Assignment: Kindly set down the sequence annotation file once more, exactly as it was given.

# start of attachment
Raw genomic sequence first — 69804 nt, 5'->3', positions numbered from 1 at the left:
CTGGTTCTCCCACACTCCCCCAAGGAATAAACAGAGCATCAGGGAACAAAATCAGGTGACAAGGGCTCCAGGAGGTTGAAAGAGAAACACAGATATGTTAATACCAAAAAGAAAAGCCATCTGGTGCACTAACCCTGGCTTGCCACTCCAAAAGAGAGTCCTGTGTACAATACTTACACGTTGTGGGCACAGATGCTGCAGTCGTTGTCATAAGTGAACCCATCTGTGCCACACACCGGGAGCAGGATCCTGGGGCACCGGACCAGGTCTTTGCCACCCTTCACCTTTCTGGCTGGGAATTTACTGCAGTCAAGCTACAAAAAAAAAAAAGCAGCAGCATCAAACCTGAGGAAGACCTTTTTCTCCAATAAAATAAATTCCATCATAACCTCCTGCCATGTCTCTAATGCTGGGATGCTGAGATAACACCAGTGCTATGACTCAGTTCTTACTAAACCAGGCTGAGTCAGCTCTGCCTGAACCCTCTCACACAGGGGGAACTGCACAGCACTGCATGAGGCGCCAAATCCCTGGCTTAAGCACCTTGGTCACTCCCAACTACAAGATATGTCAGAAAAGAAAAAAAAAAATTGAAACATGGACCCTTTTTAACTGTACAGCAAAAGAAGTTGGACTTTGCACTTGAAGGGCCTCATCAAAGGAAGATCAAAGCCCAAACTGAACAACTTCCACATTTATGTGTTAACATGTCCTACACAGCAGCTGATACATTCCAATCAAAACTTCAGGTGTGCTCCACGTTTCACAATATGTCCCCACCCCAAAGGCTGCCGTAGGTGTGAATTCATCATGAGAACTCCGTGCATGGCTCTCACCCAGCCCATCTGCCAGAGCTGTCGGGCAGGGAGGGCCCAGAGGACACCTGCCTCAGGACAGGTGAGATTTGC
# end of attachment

Raw genomic sequence first — 69804 nt, 5'->3', positions numbered from 1 at the left:
CTGGTTCTCCCACACTCCCCCAAGGAATAAACAGAGCATCAGGGAACAAAATCAGGTGACAAGGGCTCCAGGAGGTTGAAAGAGAAACACAGATATGTTAATACCAAAAAGAAAAGCCATCTGGTGCACTAACCCTGGCTTGCCACTCCAAAAGAGAGTCCTGTGTACAATACTTACACGTTGTGGGCACAGATGCTGCAGTCGTTGTCATAAGTGAACCCATCTGTGCCACACACCGGGAGCAGGATCCTGGGGCACCGGACCAGGTCTTTGCCACCCTTCACCTTTCTGGCTGGGAATTTACTGCAGTCAAGCTACAAAAAAAAAAAAGCAGCAGCATCAAACCTGAGGAAGACCTTTTTCTCCAATAAAATAAATTCCATCATAACCTCCTGCCATGTCTCTAATGCTGGGATGCTGAGATAACACCAGTGCTATGACTCAGTTCTTACTAAACCAGGCTGAGTCAGCTCTGCCTGAACCCTCTCACACAGGGGGAACTGCACAGCACTGCATGAGGCGCCAAATCCCTGGCTTAAGCACCTTGGTCACTCCCAACTACAAGATATGTCAGAAAAGAAAAAAAAAAATTGAAACATGGACCCTTTTTAACTGTACAGCAAAAGAAGTTGGACTTTGCACTTGAAGGGCCTCATCAAAGGAAGATCAAAGCCCAAACTGAACAACTTCCACATTTATGTGTTAACATGTCCTACACAGCAGCTGATACATTCCAATCAAAACTTCAGGTGTGCTCCACGTTTCACAATATGTCCCCACCCCAAAGGCTGCCGTAGGTGTGAATTCATCATGAGAACTCCGTGCATGGCTCTCACCCAGCCCATCTGCCAGAGCTGTCGGGCAGGGAGGGCCCAGAGGACACCTGCCTCAGGACAGGTGAGATTTGC